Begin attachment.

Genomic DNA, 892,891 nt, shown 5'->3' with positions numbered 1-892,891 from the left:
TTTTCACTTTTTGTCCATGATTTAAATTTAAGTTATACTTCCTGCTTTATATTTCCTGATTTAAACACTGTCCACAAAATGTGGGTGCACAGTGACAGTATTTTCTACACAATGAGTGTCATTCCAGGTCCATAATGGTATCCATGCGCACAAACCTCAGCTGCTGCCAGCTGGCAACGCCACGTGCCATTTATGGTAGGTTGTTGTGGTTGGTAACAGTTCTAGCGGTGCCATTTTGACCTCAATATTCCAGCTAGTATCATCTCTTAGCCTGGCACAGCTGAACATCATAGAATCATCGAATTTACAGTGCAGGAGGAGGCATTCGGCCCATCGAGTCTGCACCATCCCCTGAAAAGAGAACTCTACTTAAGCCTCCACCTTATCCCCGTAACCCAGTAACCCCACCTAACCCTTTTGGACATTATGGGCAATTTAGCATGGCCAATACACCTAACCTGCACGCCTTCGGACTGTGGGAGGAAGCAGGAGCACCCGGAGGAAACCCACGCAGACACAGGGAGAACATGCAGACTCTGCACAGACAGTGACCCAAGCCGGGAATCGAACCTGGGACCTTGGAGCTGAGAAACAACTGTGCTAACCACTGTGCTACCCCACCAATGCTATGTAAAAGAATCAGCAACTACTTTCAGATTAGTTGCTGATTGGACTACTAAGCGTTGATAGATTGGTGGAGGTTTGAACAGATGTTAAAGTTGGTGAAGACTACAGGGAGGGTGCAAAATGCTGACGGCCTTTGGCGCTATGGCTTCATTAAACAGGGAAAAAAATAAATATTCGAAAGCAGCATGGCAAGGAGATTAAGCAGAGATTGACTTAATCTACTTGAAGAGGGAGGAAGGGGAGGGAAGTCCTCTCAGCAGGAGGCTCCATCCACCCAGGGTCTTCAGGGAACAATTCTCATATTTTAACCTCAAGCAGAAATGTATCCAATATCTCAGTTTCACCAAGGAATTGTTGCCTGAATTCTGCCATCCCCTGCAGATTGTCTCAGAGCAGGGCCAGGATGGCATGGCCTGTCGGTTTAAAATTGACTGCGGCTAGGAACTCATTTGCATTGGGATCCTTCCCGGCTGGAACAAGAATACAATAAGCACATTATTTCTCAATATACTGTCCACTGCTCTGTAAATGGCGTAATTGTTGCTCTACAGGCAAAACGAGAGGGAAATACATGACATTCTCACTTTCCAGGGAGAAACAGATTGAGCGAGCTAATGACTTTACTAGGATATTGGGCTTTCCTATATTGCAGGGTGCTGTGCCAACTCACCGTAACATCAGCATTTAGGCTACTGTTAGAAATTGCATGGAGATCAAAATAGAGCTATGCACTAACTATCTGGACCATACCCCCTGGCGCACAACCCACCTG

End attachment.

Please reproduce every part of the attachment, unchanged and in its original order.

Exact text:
Genomic DNA, 892,891 nt, shown 5'->3' with positions numbered 1-892,891 from the left:
TTTTCACTTTTTGTCCATGATTTAAATTTAAGTTATACTTCCTGCTTTATATTTCCTGATTTAAACACTGTCCACAAAATGTGGGTGCACAGTGACAGTATTTTCTACACAATGAGTGTCATTCCAGGTCCATAATGGTATCCATGCGCACAAACCTCAGCTGCTGCCAGCTGGCAACGCCACGTGCCATTTATGGTAGGTTGTTGTGGTTGGTAACAGTTCTAGCGGTGCCATTTTGACCTCAATATTCCAGCTAGTATCATCTCTTAGCCTGGCACAGCTGAACATCATAGAATCATCGAATTTACAGTGCAGGAGGAGGCATTCGGCCCATCGAGTCTGCACCATCCCCTGAAAAGAGAACTCTACTTAAGCCTCCACCTTATCCCCGTAACCCAGTAACCCCACCTAACCCTTTTGGACATTATGGGCAATTTAGCATGGCCAATACACCTAACCTGCACGCCTTCGGACTGTGGGAGGAAGCAGGAGCACCCGGAGGAAACCCACGCAGACACAGGGAGAACATGCAGACTCTGCACAGACAGTGACCCAAGCCGGGAATCGAACCTGGGACCTTGGAGCTGAGAAACAACTGTGCTAACCACTGTGCTACCCCACCAATGCTATGTAAAAGAATCAGCAACTACTTTCAGATTAGTTGCTGATTGGACTACTAAGCGTTGATAGATTGGTGGAGGTTTGAACAGATGTTAAAGTTGGTGAAGACTACAGGGAGGGTGCAAAATGCTGACGGCCTTTGGCGCTATGGCTTCATTAAACAGGGAAAAAAATAAATATTCGAAAGCAGCATGGCAAGGAGATTAAGCAGAGATTGACTTAATCTACTTGAAGAGGGAGGAAGGGGAGGGAAGTCCTCTCAGCAGGAGGCTCCATCCACCCAGGGTCTTCAGGGAACAATTCTCATATTTTAACCTCAAGCAGAAATGTATCCAATATCTCAGTTTCACCAAGGAATTGTTGCCTGAATTCTGCCATCCCCTGCAGATTGTCTCAGAGCAGGGCCAGGATGGCATGGCCTGTCGGTTTAAAATTGACTGCGGCTAGGAACTCATTTGCATTGGGATCCTTCCCGGCTGGAACAAGAATACAATAAGCACATTATTTCTCAATATACTGTCCACTGCTCTGTAAATGGCGTAATTGTTGCTCTACAGGCAAAACGAGAGGGAAATACATGACATTCTCACTTTCCAGGGAGAAACAGATTGAGCGAGCTAATGACTTTACTAGGATATTGGGCTTTCCTATATTGCAGGGTGCTGTGCCAACTCACCGTAACATCAGCATTTAGGCTACTGTTAGAAATTGCATGGAGATCAAAATAGAGCTATGCACTAACTATCTGGACCATACCCCCTGGCGCACAACCCACCTG